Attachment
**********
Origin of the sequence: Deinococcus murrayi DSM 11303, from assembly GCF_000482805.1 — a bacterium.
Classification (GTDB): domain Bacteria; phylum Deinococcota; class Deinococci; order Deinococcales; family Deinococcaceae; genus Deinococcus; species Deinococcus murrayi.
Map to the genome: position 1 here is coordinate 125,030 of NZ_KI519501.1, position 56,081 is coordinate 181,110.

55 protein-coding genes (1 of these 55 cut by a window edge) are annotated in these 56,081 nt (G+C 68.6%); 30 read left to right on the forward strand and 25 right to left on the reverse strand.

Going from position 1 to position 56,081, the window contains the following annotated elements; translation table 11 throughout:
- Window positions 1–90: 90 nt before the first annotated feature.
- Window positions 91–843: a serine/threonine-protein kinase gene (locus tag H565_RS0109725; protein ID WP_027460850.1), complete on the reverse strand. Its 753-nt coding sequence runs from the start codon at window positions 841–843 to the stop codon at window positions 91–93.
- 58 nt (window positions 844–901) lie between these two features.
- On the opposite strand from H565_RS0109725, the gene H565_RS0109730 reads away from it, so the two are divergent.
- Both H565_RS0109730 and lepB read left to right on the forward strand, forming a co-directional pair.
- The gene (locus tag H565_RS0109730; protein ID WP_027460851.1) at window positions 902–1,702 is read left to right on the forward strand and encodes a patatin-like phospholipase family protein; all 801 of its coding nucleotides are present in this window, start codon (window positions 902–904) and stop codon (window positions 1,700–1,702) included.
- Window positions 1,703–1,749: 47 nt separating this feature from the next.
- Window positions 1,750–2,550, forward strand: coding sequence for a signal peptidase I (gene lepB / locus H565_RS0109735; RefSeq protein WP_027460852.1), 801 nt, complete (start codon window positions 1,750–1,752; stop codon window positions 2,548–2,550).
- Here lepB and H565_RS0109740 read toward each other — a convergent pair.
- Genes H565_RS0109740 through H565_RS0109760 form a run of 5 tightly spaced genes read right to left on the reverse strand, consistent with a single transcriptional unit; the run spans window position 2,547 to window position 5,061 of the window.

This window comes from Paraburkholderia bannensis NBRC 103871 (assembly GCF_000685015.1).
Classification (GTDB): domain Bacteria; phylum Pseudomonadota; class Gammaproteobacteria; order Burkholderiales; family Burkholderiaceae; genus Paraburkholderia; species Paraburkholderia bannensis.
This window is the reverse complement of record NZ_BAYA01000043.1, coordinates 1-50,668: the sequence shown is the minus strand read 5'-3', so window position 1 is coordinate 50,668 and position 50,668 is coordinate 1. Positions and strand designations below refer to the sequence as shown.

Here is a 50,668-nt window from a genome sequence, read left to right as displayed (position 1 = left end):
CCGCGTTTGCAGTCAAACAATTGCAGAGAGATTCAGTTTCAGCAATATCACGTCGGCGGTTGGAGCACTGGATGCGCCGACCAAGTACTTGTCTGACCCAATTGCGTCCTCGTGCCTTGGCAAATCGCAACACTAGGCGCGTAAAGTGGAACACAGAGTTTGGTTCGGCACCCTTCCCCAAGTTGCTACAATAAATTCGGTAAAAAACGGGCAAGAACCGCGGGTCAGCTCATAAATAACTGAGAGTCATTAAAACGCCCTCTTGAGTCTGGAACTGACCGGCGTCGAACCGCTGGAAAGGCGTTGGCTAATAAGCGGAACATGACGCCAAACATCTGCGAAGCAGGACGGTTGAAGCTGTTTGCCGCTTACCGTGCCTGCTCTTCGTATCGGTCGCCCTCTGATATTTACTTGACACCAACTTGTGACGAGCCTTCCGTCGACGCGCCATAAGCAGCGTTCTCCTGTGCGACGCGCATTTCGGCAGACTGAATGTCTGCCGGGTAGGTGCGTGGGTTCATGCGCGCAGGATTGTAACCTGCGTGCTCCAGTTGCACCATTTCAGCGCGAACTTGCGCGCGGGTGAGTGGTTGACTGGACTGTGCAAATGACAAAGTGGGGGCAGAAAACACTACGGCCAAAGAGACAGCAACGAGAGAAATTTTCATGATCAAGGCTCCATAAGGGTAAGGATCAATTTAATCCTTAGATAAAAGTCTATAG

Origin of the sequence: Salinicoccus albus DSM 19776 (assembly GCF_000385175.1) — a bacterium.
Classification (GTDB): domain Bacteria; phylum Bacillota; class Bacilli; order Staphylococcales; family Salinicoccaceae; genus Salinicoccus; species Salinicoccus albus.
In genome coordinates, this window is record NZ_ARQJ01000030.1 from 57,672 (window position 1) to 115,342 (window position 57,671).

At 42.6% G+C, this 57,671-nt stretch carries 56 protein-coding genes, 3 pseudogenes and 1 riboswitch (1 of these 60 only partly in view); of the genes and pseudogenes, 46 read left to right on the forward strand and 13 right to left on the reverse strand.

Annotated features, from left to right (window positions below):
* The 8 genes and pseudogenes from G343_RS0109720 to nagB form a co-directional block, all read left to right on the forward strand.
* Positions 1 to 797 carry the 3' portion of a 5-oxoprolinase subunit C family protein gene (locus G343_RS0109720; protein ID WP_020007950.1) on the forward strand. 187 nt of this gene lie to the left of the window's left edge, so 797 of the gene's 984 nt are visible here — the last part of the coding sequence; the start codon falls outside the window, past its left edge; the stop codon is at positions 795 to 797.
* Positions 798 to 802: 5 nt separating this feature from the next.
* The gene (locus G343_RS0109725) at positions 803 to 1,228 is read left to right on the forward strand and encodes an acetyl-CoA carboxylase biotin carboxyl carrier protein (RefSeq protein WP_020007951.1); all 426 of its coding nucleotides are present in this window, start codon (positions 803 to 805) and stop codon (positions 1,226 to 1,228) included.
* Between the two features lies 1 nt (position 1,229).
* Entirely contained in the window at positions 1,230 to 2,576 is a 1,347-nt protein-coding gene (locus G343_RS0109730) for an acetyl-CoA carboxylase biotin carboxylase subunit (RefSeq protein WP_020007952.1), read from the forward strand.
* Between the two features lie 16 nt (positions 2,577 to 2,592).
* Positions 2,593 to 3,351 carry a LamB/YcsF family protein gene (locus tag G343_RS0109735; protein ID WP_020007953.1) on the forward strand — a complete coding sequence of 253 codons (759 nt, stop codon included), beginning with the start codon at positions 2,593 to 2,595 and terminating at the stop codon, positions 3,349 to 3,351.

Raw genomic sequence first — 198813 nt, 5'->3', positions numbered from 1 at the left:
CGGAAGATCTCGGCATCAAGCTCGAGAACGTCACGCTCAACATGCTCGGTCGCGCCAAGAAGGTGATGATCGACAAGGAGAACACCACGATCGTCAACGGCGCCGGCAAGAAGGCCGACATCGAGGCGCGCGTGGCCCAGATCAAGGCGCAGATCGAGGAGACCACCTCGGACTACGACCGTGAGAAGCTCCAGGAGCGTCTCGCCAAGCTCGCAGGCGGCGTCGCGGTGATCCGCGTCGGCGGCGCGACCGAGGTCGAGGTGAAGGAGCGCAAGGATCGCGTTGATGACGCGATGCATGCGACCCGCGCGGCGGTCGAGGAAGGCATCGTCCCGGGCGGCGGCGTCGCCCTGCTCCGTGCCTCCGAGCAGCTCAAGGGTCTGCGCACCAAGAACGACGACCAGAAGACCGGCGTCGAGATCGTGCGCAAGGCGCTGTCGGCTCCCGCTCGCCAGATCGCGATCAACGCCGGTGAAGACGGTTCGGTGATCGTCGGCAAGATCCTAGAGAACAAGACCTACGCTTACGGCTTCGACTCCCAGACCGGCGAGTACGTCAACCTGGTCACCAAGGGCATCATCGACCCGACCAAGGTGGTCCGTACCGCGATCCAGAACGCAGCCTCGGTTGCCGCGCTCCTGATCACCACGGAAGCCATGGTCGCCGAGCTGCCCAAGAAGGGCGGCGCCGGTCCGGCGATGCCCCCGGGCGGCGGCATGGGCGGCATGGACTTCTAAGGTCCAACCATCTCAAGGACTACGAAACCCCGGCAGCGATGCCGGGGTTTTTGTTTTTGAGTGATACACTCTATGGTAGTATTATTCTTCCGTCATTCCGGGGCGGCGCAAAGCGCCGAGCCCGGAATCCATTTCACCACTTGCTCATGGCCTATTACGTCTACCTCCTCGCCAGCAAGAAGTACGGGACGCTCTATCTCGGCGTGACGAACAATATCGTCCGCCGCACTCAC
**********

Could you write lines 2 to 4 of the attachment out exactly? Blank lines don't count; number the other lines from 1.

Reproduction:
Classification (GTDB): domain Bacteria; phylum Deinococcota; class Deinococci; order Deinococcales; family Deinococcaceae; genus Deinococcus; species Deinococcus murrayi.
Map to the genome: position 1 here is coordinate 125,030 of NZ_KI519501.1, position 56,081 is coordinate 181,110.

55 protein-coding genes (1 of these 55 cut by a window edge) are annotated in these 56,081 nt (G+C 68.6%); 30 read left to right on the forward strand and 25 right to left on the reverse strand.